Going green hot topic at Board Excellence in Housing 2020

Conference urges the importance of acting now to meet the UK’s target of becoming carbon-neutral by 2050.

Hand holding a cutout of a house made from greenery



The Green Agenda was one of the main talking points at this year’s Board Excellence in Housing conference.

Speaking on Day One of the NHF-hosted conference, Mark Lloyd, chief executive of the LGA, said to bring down the costs of going zero-carbon – oft cited as a substantial barrier to going green – the sector needs to “work together” to influence the government and its investment programmes.

He added that he expects the next five years to continue “deal-based era”.

Richard Hartwig, Built Environment Lead at the Institute of Engineering and Technology, echoed the sentiment, saying: “The technology is there…the trouble is that it is very expensive.

“We’ve got to talk to the government,” he added, citing that “no one” was talking about the green agenda 18 months ago, but partly through the efforts of housing associations, the green agenda has become a key talking point.

Richard Lupo, managing director of Suss housing, said that there are actually “quite a few” benefits in landlords pursuing environmental policies, but that the initial cost is “a hell of a lot of investment”.

The NHF’s Helen Greig, Project Director of Building Better urged the sector to start thinking more about offsite construction, citing the “stunning figure” that there is 90% less waste in terms of construction.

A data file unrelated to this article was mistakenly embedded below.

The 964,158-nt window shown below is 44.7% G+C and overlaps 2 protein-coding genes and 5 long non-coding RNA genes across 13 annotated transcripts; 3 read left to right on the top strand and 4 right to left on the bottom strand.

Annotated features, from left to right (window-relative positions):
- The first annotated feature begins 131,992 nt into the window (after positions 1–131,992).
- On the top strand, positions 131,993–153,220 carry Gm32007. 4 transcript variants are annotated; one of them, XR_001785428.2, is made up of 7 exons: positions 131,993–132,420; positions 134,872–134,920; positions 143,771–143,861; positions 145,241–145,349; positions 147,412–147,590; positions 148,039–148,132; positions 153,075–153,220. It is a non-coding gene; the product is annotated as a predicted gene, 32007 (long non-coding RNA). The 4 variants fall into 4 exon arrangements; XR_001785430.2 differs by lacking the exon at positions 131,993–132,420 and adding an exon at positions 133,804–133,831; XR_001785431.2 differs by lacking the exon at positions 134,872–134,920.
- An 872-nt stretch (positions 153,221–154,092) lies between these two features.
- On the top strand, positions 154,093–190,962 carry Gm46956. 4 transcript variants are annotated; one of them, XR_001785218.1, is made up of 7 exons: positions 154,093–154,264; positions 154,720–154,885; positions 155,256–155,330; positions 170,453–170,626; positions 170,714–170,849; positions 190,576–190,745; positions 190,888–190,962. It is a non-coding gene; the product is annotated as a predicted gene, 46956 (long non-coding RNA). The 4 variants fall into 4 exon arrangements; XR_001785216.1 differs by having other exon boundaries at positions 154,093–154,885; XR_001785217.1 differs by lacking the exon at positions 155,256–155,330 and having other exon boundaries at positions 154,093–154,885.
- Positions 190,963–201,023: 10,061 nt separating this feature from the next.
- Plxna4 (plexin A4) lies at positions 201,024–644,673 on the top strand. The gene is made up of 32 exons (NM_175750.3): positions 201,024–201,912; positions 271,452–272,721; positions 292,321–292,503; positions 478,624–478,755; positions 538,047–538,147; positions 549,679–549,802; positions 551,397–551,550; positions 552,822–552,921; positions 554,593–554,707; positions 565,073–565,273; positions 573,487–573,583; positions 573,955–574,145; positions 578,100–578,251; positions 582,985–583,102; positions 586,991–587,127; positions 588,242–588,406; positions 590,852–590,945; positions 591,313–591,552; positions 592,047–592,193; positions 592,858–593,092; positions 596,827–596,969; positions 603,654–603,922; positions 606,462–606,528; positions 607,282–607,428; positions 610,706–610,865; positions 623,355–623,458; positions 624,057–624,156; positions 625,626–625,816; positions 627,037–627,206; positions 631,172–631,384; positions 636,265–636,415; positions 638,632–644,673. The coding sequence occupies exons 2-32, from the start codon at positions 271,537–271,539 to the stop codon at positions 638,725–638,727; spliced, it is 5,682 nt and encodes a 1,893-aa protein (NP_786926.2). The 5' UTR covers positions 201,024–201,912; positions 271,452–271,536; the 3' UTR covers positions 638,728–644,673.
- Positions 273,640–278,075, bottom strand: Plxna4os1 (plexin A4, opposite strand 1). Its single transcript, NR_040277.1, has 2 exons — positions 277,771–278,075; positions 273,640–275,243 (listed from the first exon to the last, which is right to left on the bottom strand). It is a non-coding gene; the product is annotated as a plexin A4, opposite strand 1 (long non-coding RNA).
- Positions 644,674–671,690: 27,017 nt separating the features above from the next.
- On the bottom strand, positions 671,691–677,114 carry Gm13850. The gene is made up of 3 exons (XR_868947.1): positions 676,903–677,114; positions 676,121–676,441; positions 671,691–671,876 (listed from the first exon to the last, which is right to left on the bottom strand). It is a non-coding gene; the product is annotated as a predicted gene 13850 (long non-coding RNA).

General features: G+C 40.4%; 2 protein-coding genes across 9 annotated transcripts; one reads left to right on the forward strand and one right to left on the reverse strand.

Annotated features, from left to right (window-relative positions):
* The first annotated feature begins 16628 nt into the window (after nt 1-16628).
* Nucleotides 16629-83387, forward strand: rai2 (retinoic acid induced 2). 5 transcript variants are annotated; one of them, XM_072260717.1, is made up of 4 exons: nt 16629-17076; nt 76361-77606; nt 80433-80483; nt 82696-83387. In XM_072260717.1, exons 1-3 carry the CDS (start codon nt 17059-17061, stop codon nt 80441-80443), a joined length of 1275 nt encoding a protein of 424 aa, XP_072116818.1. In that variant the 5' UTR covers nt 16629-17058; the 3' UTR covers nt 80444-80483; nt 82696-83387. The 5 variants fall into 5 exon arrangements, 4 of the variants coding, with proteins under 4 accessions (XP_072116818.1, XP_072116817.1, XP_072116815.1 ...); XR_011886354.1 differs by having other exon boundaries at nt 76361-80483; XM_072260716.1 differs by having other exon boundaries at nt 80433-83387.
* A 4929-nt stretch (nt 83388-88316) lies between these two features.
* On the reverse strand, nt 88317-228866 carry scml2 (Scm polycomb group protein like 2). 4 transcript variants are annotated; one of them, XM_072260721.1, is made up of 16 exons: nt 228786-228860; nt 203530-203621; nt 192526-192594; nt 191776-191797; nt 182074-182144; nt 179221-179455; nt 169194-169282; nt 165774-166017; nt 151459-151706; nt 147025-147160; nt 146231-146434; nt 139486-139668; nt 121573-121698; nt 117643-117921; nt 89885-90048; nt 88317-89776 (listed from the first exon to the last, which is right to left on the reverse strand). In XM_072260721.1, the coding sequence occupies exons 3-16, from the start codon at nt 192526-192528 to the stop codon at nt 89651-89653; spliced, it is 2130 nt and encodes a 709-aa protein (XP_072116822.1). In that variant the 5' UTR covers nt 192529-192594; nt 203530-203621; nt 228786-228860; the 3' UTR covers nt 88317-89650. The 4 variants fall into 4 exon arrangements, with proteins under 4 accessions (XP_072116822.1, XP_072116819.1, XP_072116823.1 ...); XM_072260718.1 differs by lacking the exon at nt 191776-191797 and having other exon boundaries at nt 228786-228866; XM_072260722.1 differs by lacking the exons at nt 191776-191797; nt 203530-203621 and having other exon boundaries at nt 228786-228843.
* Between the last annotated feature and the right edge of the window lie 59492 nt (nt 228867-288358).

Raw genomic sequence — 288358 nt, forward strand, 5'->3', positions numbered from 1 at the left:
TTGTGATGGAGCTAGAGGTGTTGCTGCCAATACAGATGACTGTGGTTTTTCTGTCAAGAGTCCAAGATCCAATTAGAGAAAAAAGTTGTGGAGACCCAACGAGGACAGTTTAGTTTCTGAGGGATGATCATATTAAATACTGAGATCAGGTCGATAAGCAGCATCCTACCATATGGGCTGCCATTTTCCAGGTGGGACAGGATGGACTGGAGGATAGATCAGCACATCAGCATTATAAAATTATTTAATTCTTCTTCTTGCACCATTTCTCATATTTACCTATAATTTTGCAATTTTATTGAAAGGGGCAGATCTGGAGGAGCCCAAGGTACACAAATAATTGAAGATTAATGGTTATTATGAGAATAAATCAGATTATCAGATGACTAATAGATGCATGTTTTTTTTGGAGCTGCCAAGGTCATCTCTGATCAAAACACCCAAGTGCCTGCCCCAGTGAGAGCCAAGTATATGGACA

She said: “Offsite construction is far, far better…offsite homes are better than a lot of traditionally constructed homes…there is a lot less energy leakage…far higher energy efficiency.

“As a sector, we really are one of the best placed to tackle climate change…and we have a lot more incentive to do than housebuilders who just build something and then get rid of it.”

Greig again highlighted the importance of the sector working together to bring down the costs of offsite manufacturing and broaden its adoption.

“The only way we are going to do this is in collaboration,” said Greig, cautioning that the sector needs to spend “the next few years getting it right” before widespread adoption becomes actualised.

“But don’t be afraid of it,” she said.

The UK has set a target of becoming carbon-neutral by 2050.

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